Court rules on meaning of “default” in construction contract

06 November 2019, Construction, Newsletter, by Joseph Chung,

In the recent case of Network Rail Infrastructure Ltd v ABC Electrification Ltd [2019] EWHC 1769 (TCC), England’s Technology and Construction Court had to interpret the term “default” in a construction contract which incorporated the terms of ICE Conditions of Contract Target Cost Version, First Edition (ICE Conditions), subject to a schedule of standard amendments used by Network Rail, known as N12 (N12 Amendments). The N12 Amendments added words into the definition of “Disallowed Cost” (as italicised and highlighted below). The Court rejected ABC’s argument that the word “default” in the definition meant “wilful and deliberate” failure to fulfil a legal requirement or obligation. It held that the natural and ordinary meaning of “default” is a failure to fulfil a legal requirement or obligation and there were no words in the definition or elsewhere in the Contract to indicate that by the word “default”, the parties were referring to a “wilful and deliberate” failure to fulfil a legal requirement or obligation.             

Under the Contract, the Defendant contractor, ABC, was to be paid the “Total Cost” it incurred less any “Disallowed Cost”. Those terms were defined in the Contract as follows:

  • Total Cost:  “…all cost (excluding Disallowed Cost and items covered by the Fee) incurred by the Contractor for the carrying out of the Works…" 
  • Disallowed Cost: “…"any cost due to negligence or default on the part of the Contractor in his compliance with any of his obligations under the Contract and/or due to any negligence or default on the part of the Contractor's employees, agents, subcontractors or suppliers in their compliance with any of their respective obligations under their contracts with the Contractor".

A dispute arose between the parties as to the meaning of “default” in the definition of “Disallowed Cost”, which word had been introduced as a result of the N12 Amendments. Network Rail argued that “Disallowed Cost” included any cost due to a failure by ABC to comply with its obligations under the Contract. ABC argued that “Disallowed Cost” included any cost incurred due to default on the Contractor’s part if, and only insofar as, the default constituted, a wilful and deliberate failure to comply with its obligations under the Contract.      

The Court held that “Disallowed Cost” included any cost due to any failure by ABC to comply with its obligations under the Contract because:-

  • The language of the clause in question was clear and unambiguous.
  • The natural and ordinary meaning of “default” is a failure to fulfil a legal requirement or obligation. The Court would need very clear evidence from the remaining contractual provisions, its factual matrix and commercial context to conclude that it meant something different and in this case there was no basis to reject the ordinary meaning of “default”.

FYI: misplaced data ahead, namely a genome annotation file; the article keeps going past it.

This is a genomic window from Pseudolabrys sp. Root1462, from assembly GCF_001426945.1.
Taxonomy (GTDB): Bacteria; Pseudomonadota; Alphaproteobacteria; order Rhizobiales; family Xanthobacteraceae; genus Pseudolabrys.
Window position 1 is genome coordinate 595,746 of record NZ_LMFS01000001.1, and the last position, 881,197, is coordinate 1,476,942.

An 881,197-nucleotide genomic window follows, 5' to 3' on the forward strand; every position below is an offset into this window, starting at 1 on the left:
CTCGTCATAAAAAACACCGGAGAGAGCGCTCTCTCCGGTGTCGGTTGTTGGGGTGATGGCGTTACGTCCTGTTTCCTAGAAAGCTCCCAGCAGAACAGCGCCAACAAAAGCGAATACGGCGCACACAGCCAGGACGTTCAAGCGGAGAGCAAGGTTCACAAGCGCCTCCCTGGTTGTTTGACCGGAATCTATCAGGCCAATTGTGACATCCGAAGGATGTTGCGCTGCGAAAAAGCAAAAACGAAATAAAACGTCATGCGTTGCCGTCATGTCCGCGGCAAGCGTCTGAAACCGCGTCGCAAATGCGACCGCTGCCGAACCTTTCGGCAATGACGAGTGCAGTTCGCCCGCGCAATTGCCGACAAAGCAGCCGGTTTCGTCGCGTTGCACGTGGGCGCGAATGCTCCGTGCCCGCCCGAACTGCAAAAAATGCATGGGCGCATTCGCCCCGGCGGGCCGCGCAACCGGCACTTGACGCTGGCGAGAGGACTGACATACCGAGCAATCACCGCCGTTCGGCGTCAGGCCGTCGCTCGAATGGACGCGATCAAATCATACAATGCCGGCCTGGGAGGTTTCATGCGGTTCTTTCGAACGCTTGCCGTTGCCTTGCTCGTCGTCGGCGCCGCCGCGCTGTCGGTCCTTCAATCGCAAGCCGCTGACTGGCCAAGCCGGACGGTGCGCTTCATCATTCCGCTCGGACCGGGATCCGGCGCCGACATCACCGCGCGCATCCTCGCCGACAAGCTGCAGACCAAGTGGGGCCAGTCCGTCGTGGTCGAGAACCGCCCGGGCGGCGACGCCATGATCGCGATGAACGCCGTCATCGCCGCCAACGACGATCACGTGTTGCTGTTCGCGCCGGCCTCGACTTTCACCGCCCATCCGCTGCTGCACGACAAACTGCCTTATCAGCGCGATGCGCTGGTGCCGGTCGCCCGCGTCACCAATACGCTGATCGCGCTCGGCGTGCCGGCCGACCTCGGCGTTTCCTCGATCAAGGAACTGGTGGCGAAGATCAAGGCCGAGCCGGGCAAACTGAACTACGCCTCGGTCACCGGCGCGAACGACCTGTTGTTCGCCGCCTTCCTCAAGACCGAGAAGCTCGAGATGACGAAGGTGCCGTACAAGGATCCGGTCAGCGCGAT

• The fact that the word “default” was inserted as a result of the N12 Amendments gave rise to the presumption that the parties intended to add something to the existing clause.
  • The meaning for which ABC contended (i.e. “wilful and deliberate” failure to fulfil a legal requirement or obligation) is a meaning that can usually only be achieved by the addition of extra words and there were no such additional words in the relevant clause or elsewhere in the Contract. Further, the concept of a wilful and deliberate breach would be a very unusual concept to incorporate into a payment provision designed to assist the Employer’s Representative to identify the “Total Cost”. The idea that the Employer’s Representative would have to enquire into ABC’s state of mind in relation to each and every breach of contract before it could determine whether such breach gave rise to Disallowed Cost would lead (at best) to uncertainty and (at worst) to an almost unworkable mechanism. Without use of the words “wilful and deliberate” it was difficult to see how the Court could conclude that the parties nevertheless meant to give the word “default” such a restrictive and narrow meaning.   
  • Looking at the relevant clause in its context and against its background as a whole, there was no basis for concluding that the parties must have intended “default” to carry a different meaning from its ordinary and natural meaning.
  • This was not a situation where the Court was dealing with two conflicting interpretations in an ambiguous clause, where it may often be appropriate to adopt the interpretation which is most consistent with business common sense. If the parties had wished to limit “Disallowed Cost” to a particular level, they could have done so.   
  • Where the parties have used unambiguous language, the Court must apply it. The mere fact that a contractual arrangement, if interpreted according to its natural language, has worked out badly, or even disastrously, for one of the parties, is not a reason for departing from the natural meaning of the provision. A Court should be slow to reject the natural meaning of a provision as correct simply because it appears to be a very imprudent term for one of the parties to have agreed to it.    

Comment

The judgment illustrates the importance of extremely careful drafting of contracts and when making amendments to standard form contracts. In this case, small changes made to the standard contract by the N12 Amendments, meant £13 million in deductions being made by the employer. The Court will give words used in a contract their natural and ordinary meaning, even if such interpretation works out badly for one of the parties. Here, the words used were clear and unambiguous and the Court could not find any basis to find that the parties must have intended the word “default” to carry a different meaning to its natural and ordinary one. If they had, they could have added additional words to that effect.